The former is founder and chief executive officer of gender-free retailer The Phluid Project, and the latter is The Collected Group’s ceo and chief creative officer.
Smith in November told WWD that The Phluid Project was launching a job portal to help the LGBTQ community find employment in safe environments. Phluid would train and certify employment partners before listing their jobs on the Get Phluid portal as well as assist job candidates with résumé writing, job interview prep and professional dressing. Collaborating with brands on suitable attire that would work for Phluid’s long-neglected constituency, was also Smith’s goal.
Smith and Miller met each other through kismet and elevator music.
“When I moved into a building in 2017,” Miller said, “I met Rob, who is a captivating chap. There were these elevated conversations about what Rob was up to. I was super-interested in Rob’s journey. You’ve got someone who was almost going backward in this ideology and what Phluid represents. I kind of watched Rob’s mind ticking, and thought, ‘At the right time, maybe there’s something I can build or think of. But I never would have done that without knowing that The Collected Group had the right people to entrust in creating and moving the conversation forward with Rob.”
In May, Miller said he was sitting in a meeting at The Collected Group’s offices at the Starrett-Lehigh building in Manhattan’s Chelsea. “I thought to myself, “OK, this is it; we have a brand here and a team that feels like it would do justice to Rob’s project. Partly, it was us having the right people in place and having Equipment in place — the DNA of the brand is completely rooted in androgyny and ultimately, timeless. It’s Equipment’s 44th anniversary this year, and for me personally, I always have more questions than answers.”
Equipment is one of three brands under The Collected Group’s umbrella. The others are Joie and Current/Elliott. Equipment was founded in Paris in 1976 and relaunched in 2010. “Ultimately, it’s timeless, and was largely a shirt collection, but I didn’t feel what we were doing was true to its DNA,” Miller said. “I wondered what a gender-neutral category, or expansion line could look like, but honestly, I generally didn’t think we were worthy of the opportunity.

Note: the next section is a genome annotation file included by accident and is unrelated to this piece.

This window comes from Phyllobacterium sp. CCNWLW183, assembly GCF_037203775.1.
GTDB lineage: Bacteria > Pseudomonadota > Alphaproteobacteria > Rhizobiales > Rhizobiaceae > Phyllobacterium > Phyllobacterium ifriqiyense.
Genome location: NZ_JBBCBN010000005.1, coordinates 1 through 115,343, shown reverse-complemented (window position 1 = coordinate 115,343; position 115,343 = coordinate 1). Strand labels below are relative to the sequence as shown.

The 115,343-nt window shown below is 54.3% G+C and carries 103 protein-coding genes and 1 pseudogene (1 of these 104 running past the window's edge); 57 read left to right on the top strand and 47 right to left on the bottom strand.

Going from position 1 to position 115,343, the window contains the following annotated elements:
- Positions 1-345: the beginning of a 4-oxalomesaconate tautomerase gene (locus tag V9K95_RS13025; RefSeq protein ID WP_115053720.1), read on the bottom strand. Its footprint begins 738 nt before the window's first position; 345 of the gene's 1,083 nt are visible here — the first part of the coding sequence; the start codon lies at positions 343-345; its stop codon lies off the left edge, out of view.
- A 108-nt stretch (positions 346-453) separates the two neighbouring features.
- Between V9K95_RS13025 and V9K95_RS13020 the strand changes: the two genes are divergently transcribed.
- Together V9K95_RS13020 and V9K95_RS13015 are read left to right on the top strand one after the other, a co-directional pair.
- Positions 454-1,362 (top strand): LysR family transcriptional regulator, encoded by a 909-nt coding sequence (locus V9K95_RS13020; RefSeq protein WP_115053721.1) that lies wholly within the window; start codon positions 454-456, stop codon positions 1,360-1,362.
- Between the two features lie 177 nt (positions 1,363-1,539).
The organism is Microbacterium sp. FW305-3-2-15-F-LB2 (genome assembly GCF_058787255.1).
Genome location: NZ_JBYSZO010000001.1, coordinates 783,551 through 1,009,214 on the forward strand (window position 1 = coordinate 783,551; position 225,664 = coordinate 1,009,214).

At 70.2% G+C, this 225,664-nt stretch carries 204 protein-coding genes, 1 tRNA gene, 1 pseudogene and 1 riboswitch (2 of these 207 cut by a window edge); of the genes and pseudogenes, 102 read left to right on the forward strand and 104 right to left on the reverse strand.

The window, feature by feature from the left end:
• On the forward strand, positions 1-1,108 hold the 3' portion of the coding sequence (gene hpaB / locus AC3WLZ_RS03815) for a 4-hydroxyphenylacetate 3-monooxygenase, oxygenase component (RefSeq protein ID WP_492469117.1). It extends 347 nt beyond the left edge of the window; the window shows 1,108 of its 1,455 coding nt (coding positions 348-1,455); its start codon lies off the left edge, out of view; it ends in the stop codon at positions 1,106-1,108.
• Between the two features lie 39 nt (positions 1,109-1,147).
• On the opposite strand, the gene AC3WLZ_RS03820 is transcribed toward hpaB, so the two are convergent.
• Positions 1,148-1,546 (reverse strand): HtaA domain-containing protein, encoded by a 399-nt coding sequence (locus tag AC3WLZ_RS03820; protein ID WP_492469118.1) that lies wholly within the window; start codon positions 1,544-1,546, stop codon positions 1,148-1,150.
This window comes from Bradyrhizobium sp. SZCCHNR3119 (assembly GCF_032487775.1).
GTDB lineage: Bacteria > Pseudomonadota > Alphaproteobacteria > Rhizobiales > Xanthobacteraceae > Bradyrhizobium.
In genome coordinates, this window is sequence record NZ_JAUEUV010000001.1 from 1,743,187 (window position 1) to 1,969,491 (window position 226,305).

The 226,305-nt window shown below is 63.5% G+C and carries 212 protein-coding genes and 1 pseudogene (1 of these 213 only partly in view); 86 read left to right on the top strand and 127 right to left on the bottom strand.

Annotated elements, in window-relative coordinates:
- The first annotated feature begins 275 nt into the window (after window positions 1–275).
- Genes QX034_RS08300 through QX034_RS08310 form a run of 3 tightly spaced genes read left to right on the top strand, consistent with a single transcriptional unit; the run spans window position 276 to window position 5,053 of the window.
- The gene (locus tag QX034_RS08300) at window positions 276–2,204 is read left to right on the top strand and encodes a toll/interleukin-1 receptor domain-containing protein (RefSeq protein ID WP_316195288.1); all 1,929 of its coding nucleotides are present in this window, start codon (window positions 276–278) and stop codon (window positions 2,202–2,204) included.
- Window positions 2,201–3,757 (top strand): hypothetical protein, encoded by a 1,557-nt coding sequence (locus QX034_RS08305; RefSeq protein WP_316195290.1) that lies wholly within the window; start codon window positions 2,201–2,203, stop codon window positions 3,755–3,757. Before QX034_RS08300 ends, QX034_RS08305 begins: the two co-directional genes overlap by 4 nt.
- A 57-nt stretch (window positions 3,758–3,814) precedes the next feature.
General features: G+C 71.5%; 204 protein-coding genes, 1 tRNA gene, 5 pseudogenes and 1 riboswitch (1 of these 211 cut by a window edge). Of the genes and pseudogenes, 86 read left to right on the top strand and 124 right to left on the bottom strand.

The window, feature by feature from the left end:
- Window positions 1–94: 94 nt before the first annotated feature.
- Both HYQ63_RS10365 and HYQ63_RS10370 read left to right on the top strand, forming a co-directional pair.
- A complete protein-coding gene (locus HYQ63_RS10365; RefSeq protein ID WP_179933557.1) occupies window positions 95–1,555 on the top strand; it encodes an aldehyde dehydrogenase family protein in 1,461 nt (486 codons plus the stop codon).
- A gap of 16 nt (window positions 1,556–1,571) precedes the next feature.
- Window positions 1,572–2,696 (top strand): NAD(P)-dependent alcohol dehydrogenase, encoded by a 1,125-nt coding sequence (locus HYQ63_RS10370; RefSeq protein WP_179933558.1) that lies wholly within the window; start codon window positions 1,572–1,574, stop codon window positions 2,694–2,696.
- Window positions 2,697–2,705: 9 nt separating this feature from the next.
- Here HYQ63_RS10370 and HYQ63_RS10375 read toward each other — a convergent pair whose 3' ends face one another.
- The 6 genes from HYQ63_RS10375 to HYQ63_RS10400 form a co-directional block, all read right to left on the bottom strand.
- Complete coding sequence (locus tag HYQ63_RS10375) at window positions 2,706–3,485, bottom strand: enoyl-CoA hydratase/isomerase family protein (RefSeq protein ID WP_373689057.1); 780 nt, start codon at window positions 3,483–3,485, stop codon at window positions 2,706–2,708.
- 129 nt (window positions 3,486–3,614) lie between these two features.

“Rob came in here and we talked about how other brands were already in the conversation and what they were doing,” Miller said. “We knew we would have to be true with the authenticity of the message to the community and true to the DNA of the brand.”
The latter was less difficult than Miller might imagined. “Even if I go back to the collection of Seventies and Eighties archives, they were almost genderless. I couldn’t tell who they were designed for, which is why people of a nonbinary culture could have felt comfortable in our clothing.”
Smith said Phluid Project has collaborated with commercial brands “that felt more youthful and young and active-inspired, but we hadn’t considered going into a space that’s a more contemporary and European heritage. Listening to James talk about the history of the brand, it started to make a lot of sense. It felt like we wouldn’t have to push that hard uphill, like it was there already, it just hadn’t been positioned that way. We saw the natural adjacencies between Phluid and Equipment and started to think about what that would look like.
Equipment will be the first brand to be certified by Get Phluid. “We’re looking at dress-code policies, pronoun usage. James and the team have listened and will evolve the collection to be more expressive and inclusive.” The Collected Group was quietly taken over by KKR, which makes the collaboration all the more remarkable.
The Equipment x The Phluid Project collection for spring 2020, which was shown in Paris last fall, features an ad campaign with models from the community. Phluid was involved on both sides of the camera, including selecting the models and working with the photographer, videographer and hair and makeup artists. “It was the understanding of gender pronouns and it worked out to be seamless and it was an incredible experience. It was curating it from beginning to end,” Smith said.
“The stories were so powerful and moving,” Miller said. “The product is really the canvas, and nothing else really matters. It could be any product if it wasn’t for the story that’s evolving. Jocelyn, a transgender model, is an incredible character. In post production there was a question of should we Photoshop the scars on her arm. There are cuttings from a suicide attempt. Someone said what are you looking for in a model, and I said, ‘We’re not looking for anything, we’re listening to see what are the stories.’ How do we evolve this so we’re not talking about models and looks, but we’re talking about the journey on somebody’s arm.
“As painful and expressive as some of the journeys have been, every ambassador has an optimistic view of what their journey has been,” Miller added. “The idea is one of, dare I say, empowerment, where any one of any age in any community could look at this and say, ‘You know what, there is hope and there’s a light at the end of the tunnel.”